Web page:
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Love at First Sight: Krzysztof Kieślowski's "Three Colors"

Kieślowski’s parting gift is a trilogy of loneliness and reconciliation, an epic steeped in love and empathy.
Leonardo Goi
Krzysztof Kieślowski's Three Colors Trilogy is showing from December, 2019 and January, 2020 on MUBI in the United Kingdom.
I watched my first Krzysztof Kieślowski as a high schooler, sitting next to my mother, in my town’s only cinema. As with anything in the early stages of my cinephilia, that baptism had been her idea. The movie theatre we’d pay weekly pilgrimages to had allocated a whole three-day run to The Decalogue (1989), and she thought that Kieślowski’s Ten Commandments TV saga would be a good place to start. I forgot much about those few hours, but not the perturbing feeling that crept up on me as the ten chapters began to unfold on screen. I sensed—and it’s a feeling that keeps resurfacing anytime I tread into a Kieślowski film, however many times I may have seen it already—that I’d been there before.
That curious déjà-vu is something anyone familiar with Kieślowski’s filmography might relate to. It’s the feeling of trespassing into a world where people and objects exist in some confounding and magical relations with each other, where little details accrue new and enigmatic meanings each time they resurface, and characters keep crossing each other’s paths without ever fully realizing just how closely intertwined their lives actually are. That endless cross referencing is as prominent in The Decalogue as it is through all of Kieślowski’s works, perhaps most notably in his The Double Life of Véronique (1991), the enigmatic tale of two young women (one in Poland, the other in France, both played by Irène Jacob) mysteriously tied to each other. But it also shimmers in the director’s parting gift, the Three Colors trilogy.
Structured on a double organizing principle, the trilogy was designed to orbit around the three colors of the French flag, and the three watchwords of the French Revolution. The first installment, Blue (1993) was keyed to freedom; White (1994) to equality; and Red (1994) to fraternity. But writer-director Kieślowski and co-scribe Krzysztof Piesiwicz (a lawyer by training who’d helped pen the director’s projects since 1985's No End) always invited to take the scaffolding with a pinch of salt. After all, the color-concept pairing had only come about in response to French funding, and the revolutionary bywords each chapter is ostensibly attached to spill over from one to the next. The common denominator between the three may then have less to do with the French motto, and more with Kieślowski’s interest in human fallibility and transcendence: our ability to overcome traumas as we embrace the myriad and secret ways that keep us all connected.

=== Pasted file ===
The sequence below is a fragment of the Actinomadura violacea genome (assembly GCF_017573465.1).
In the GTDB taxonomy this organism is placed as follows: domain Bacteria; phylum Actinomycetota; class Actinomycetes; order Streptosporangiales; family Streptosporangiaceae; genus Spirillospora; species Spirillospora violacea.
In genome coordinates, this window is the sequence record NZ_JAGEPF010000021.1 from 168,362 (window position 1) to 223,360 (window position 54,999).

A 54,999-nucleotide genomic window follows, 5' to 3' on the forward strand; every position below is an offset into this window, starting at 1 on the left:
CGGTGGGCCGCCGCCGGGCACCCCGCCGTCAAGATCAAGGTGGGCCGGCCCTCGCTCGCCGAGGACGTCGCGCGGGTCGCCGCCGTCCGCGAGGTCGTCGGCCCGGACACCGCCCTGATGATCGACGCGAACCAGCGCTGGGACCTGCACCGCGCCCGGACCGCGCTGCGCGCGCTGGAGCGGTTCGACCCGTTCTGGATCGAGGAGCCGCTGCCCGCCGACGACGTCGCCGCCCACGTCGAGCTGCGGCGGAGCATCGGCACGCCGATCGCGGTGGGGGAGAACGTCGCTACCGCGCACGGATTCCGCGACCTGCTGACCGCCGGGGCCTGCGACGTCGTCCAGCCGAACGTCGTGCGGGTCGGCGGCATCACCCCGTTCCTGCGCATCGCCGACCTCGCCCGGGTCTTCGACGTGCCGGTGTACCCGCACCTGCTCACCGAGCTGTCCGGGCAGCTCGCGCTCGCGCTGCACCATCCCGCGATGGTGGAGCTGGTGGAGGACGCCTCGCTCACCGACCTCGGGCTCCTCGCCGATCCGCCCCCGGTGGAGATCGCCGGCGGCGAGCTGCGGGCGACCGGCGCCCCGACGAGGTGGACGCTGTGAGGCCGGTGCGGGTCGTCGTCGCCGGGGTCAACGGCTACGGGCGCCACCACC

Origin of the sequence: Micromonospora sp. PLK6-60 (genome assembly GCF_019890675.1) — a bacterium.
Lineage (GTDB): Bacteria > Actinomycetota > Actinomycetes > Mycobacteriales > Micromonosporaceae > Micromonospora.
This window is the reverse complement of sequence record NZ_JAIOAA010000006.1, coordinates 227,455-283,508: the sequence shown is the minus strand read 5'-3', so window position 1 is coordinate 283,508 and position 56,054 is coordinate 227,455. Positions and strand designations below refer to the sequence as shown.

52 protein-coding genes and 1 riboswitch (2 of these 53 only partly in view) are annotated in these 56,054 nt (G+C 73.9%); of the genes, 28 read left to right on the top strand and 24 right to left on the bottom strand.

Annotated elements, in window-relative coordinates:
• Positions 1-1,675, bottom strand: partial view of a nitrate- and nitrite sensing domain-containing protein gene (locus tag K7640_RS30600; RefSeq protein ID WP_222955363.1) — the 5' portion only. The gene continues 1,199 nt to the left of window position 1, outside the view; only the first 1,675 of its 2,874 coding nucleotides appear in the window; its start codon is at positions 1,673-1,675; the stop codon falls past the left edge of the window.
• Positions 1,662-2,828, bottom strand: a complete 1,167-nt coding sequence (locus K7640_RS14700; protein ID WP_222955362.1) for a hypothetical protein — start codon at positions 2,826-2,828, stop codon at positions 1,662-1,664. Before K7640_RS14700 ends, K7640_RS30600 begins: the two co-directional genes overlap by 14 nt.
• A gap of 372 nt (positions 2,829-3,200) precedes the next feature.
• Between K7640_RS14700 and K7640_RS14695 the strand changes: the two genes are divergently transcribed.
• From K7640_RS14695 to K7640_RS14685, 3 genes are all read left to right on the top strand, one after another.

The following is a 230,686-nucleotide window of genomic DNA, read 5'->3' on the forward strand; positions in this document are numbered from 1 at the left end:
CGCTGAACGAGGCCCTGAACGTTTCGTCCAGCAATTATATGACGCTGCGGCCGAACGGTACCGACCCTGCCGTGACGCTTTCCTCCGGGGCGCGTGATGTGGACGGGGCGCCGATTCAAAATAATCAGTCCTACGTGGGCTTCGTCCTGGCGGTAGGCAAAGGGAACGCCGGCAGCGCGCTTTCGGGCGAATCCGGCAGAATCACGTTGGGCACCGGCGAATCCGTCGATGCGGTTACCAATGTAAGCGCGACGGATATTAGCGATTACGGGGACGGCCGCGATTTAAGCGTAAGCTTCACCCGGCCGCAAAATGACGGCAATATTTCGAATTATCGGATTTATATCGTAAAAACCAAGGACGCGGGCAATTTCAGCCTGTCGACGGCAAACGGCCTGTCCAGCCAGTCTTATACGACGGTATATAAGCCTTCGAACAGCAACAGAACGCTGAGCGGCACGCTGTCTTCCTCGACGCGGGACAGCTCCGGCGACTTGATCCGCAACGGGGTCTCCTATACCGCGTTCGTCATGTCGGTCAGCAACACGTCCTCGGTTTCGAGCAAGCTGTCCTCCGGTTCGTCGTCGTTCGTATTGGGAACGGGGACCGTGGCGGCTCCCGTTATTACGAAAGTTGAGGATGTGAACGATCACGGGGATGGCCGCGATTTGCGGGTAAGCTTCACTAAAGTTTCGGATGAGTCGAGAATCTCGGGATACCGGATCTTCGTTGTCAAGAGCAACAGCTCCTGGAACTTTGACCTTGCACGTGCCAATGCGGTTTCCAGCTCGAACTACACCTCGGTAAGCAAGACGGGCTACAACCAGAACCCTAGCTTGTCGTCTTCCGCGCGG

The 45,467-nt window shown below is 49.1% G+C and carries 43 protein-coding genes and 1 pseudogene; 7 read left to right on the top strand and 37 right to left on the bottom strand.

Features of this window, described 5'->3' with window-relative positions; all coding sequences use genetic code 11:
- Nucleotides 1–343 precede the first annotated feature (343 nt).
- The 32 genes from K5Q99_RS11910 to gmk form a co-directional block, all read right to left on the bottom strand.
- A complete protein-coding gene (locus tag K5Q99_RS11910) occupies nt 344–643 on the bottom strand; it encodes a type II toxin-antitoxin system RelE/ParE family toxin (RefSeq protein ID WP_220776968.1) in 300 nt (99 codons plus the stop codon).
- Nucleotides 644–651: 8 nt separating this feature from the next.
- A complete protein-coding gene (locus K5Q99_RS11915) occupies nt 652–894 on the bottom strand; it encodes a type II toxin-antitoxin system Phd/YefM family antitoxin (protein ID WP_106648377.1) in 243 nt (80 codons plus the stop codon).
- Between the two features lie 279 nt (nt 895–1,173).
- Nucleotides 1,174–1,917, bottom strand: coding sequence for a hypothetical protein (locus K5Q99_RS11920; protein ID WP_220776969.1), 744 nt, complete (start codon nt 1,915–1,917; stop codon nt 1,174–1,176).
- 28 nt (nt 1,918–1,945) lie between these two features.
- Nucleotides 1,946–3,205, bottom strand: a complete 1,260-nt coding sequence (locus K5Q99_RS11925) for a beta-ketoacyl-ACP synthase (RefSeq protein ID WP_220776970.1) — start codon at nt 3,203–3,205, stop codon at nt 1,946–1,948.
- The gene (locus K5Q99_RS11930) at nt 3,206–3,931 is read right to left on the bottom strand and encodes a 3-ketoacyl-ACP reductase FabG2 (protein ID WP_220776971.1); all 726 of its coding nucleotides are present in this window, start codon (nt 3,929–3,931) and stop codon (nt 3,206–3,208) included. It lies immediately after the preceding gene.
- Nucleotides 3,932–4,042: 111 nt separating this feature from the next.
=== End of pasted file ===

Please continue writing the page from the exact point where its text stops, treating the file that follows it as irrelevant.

In Blue (1993), Juliette Binoche plays Julie, a Parisian woman who loses her young daughter and husband in a car accident, and struggles to recover from the trauma. From the outset, Blue’s freedom carries a tragic aftertaste: Julie is free quite simply because she’s left alone. Her husband was a celebrated composer; like the deceased lawyer in No End, he’s left some unfinished business behind: a grand concerto commissioned by the European Council. Whether or not Julie ever helped the man with his work (a suggestion Kieślowski leaves tantalizingly open), the tragedy forces her to sever all ties with the world around her. She abandons her chateaux-like countryside mansion to relocate incognito in an apartment off Rue Mouffetard in Paris’ Latin Quarter. But the world outside her flat keeps calling her back, in the shape of her suitor and husband’s assistant Olivier (Benoît Régent); a prostitute living in the apartment below her floor, Lucille (Charlotte Véry); and finally, Sandrine (Florence Pernel), a young lawyer whom Julie finds out was her husband’s lover, and is carrying his child.
To an extent that far surpasses White and Red, Blue is a film of a profound subjectivity. Slawomir Idziak, who had already shot Kieślowski’s A Short Film About Killing (1988) and The Double Life of Veronique, lets the camera embody Julie. We see the world through her eyes and reflected on them: extreme closeups of Binoche’s pupils refract the faces of doctors and people hovering above her like vultures with a moribund creature. And we swoon when she does, with recurrent fades to black that should ostensibly help her stave off traumatic memories, but can do little to shield her from the sound of her husband’s music (composed by Zbigniew Preisner, who scored the whole trilogy).
“She is trying to put a lid on her world,” Kieślowski argued of Binoche’s widow. But Blue doesn’t let her. Like White and Red, this is a chronicle of a reconciliation, and Julie’s chances to begin anew are contingent on her ability to understand that, hard as she may try to plunge deeper into forced isolation, she remains implicated in an intricate web of chance encounters, coincidences, shared sorrows and hopes—that serendipitous, perturbing, and deeply human fabric Kieślowski’s films are made of. Initially hashed out in a tragic tense, Julie’s freedom gradually acquires a more soulful and empowering undertow. No longer free purely by virtue of having no ties left to this world, she is finally free to make new ones, and understand that her pain can be someone else’s, too. A blue-tinged final montage shows her tearing up under the concerto’s chorus, a stanza plucked out of Paul’s first epistle to the Corinthians. It reads as a summation of Julie’s struggle as much as a mission statement for Kieślowski’s whole oeuvre: “If I have the gift of prophecy, and know all mysteries and all knowledge; and if I have all faith, so as to remove mountains; but I do not have love, I am nothing.”
This interplay of love and resurrection would ripple on to the trilogy’s second installment. Arguably the lightest and most humorous of the three, White opens in Paris, where a Polish hairdresser by the name of Karol (Zbigniew Zamachowski), is being sued for divorce by his young French wife (Julie Delpy’s Dominique) on account of his inability to consummate the wedding. Heart-broken and homeless, left with no money, documents, and dignity, Karol befriends a fellow Paris-stranded Pole, Mikolaj (Janusz Gajos), who helps smuggle him back into Poland inside a suitcase. Back on the home turf, the two men meet again, and Karol starts amassing a fortune in the city’s real estate market, only to then fake his death as a means to lure Dominique to Warsaw.